CSIRO Publishing blank image blank image blank image blank imageBooksblank image blank image blank image blank imageJournalsblank image blank image blank image blank imageAbout Usblank image blank image blank image blank imageShopping Cartblank image blank image blank image You are here: Journals > Wildlife Research   
Wildlife Research
Journal Banner
  Ecology, Management and Conservation in Natural and Modified Habitats
blank image Search
blank image blank image
blank image
  Advanced Search

Journal Home
About the Journal
Editorial Structure
Online Early
Current Issue
Just Accepted
All Issues
Special Issues
Sample Issue
For Authors
General Information
Submit Article
Author Instructions
Open Access
For Referees
Referee Guidelines
Review an Article
Annual Referee Index
For Subscribers
Subscription Prices
Customer Service
Print Publication Dates

blue arrow e-Alerts
blank image
Subscribe to our Email Alert or RSS feeds for the latest journal papers.

red arrow Connect with us
blank image
facebook twitter logo LinkedIn


Article << Previous     |     Next >>   Contents Vol 28(4)

Parasites of the bridled nailtail wallaby (Onychogalea fraenata) (Marsupialia : Macropodidae)

C. Turni and L. R. Smales

Wildlife Research 28(4) 403 - 411
Published: 15 November 2001


The bridled nailtail wallaby (Onychogalea fraenata), an endangered macropod, has been reintroduced into the wild after a captive-breeding program. As part of a management program to assess the risks to its survival O. fraenata were trapped and examined for ecto- and endoparasites. From February to September 1996, 55 wallabies from Taunton National Park, central Queensland, some trapped more than once, were visually examined for ectoparasites. The blood of 39 O. fraenata was tested for antibodies against Toxoplasma gondii and Echinococcus granulosus and a total of 82 faecal samples were examined microscopically. In addition, in a second study a complete carcase, three complete gastro-intestinal tracts, and a single stomach, obtained from various sources, including Idalia National Park, were examined for helminth parasites. The most prevalent ectoparasites were the ticksAmbylomma triguttatum and Haemaphysalis bancrofti. Other ectoparasites included four species of trombiculid mites and a louse, Heterodoxus sp. A single instance of the nippoboscid fly, Ortholfersia minuta, was found. From the serological surveys, antibodies against Toxoplasma and Echinococcus were detected in 15% and 21% respectively. No trematode or cestode eggs or protozoal cysts were found in faeces. Nematode eggs had a prevalence of 92% with a mean egg density of 500 eggs per gram. Strongyloides sp. (larvae) was the most prevalent nematode in faeces. In the postmortem study, seven nematode species (Cloacina polyxo, Hypodontus macropi, Labiostrongylus onychogale, Macropostrongyloides baylisi, Macropoxyuris sp., Rugopharynx australis and Zoniolaimus buccalis) and four cestode species (Progamotaenia bancrofti, P. zschokkei, P. abietiformis and larval E. granulosus) were found. Six of the nematode species are new host records. The presence of infection with the introduced parasites T. gondii and E. granulosus, both recognised as serious pathogens, is of management significance. Since the definitive hosts of these parasites are cats and canids respectively, control of cat, dog and dingo populations within the Park will lessen the incidence of infection with these parasites.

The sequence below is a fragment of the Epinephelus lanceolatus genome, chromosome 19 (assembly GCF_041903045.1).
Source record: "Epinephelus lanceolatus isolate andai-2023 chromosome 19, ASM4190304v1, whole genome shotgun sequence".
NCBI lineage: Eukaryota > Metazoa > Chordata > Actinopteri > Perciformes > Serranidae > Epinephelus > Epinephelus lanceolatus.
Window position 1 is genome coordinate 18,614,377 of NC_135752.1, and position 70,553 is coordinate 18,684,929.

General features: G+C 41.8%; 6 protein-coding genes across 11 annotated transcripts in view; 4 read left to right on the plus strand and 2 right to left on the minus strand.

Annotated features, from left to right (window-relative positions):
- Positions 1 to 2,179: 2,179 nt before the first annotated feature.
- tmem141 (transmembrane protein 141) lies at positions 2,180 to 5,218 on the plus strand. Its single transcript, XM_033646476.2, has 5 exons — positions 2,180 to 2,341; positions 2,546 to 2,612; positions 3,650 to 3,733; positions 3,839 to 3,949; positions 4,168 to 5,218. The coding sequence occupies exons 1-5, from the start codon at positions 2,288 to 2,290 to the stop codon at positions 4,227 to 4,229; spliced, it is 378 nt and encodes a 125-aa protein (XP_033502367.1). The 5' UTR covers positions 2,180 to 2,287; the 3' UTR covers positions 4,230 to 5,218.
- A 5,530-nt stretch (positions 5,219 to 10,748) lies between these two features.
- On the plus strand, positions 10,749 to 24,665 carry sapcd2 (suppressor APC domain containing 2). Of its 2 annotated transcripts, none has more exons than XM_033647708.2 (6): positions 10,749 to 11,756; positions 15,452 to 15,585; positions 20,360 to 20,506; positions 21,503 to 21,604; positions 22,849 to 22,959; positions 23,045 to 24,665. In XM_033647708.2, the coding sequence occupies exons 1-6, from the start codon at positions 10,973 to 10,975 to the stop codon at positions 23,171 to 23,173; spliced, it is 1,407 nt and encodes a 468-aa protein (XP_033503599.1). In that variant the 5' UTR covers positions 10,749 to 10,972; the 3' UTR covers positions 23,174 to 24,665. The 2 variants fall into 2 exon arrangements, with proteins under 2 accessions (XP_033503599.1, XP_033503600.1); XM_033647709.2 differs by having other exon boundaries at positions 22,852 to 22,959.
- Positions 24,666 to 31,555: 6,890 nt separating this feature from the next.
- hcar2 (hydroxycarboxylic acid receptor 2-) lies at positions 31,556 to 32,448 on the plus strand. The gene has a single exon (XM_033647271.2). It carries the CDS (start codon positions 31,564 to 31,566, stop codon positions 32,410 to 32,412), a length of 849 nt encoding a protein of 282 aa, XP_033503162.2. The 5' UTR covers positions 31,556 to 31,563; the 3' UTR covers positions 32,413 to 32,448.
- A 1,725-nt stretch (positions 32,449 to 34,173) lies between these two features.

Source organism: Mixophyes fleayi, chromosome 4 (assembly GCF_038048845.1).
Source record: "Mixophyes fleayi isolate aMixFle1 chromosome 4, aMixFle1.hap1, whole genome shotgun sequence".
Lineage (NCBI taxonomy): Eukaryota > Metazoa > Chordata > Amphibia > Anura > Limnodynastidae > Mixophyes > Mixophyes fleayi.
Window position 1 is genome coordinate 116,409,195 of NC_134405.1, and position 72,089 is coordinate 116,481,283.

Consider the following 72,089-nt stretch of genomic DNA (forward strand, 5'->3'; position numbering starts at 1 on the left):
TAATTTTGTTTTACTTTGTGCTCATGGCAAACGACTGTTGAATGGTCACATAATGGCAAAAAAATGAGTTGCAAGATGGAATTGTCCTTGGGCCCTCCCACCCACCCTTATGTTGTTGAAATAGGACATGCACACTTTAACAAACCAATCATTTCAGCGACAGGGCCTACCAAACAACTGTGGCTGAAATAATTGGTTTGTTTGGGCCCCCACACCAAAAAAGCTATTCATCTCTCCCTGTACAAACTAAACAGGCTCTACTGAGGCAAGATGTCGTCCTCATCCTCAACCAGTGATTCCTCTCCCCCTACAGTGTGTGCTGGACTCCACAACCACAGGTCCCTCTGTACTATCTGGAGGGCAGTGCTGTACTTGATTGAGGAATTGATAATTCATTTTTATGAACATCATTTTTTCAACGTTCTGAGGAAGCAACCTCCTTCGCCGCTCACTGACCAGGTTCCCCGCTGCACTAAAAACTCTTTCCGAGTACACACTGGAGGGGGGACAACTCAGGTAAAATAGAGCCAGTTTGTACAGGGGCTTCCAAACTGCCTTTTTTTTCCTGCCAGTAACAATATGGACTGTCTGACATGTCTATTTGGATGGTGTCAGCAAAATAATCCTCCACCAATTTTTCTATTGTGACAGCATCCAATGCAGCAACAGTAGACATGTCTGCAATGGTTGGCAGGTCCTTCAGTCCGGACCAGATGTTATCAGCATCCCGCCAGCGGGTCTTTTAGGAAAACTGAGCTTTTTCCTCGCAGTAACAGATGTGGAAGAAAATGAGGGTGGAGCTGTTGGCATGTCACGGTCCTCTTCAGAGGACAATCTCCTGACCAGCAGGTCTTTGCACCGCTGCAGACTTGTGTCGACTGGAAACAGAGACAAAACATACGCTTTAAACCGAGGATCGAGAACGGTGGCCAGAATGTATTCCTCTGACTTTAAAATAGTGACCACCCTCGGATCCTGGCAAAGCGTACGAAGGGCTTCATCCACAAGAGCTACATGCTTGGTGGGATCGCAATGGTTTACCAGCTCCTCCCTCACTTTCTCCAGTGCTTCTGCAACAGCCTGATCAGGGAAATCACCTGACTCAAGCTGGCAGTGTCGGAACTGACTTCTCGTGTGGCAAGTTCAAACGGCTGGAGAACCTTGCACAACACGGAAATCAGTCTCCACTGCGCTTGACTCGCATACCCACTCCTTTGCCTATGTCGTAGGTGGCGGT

Full text doi:10.1071/WR99108

© CSIRO 2001

blank image
Subscriber Login

PDF (733 KB) $25
 Export Citation
Legal & Privacy | Contact Us | Help


© CSIRO 1996-2015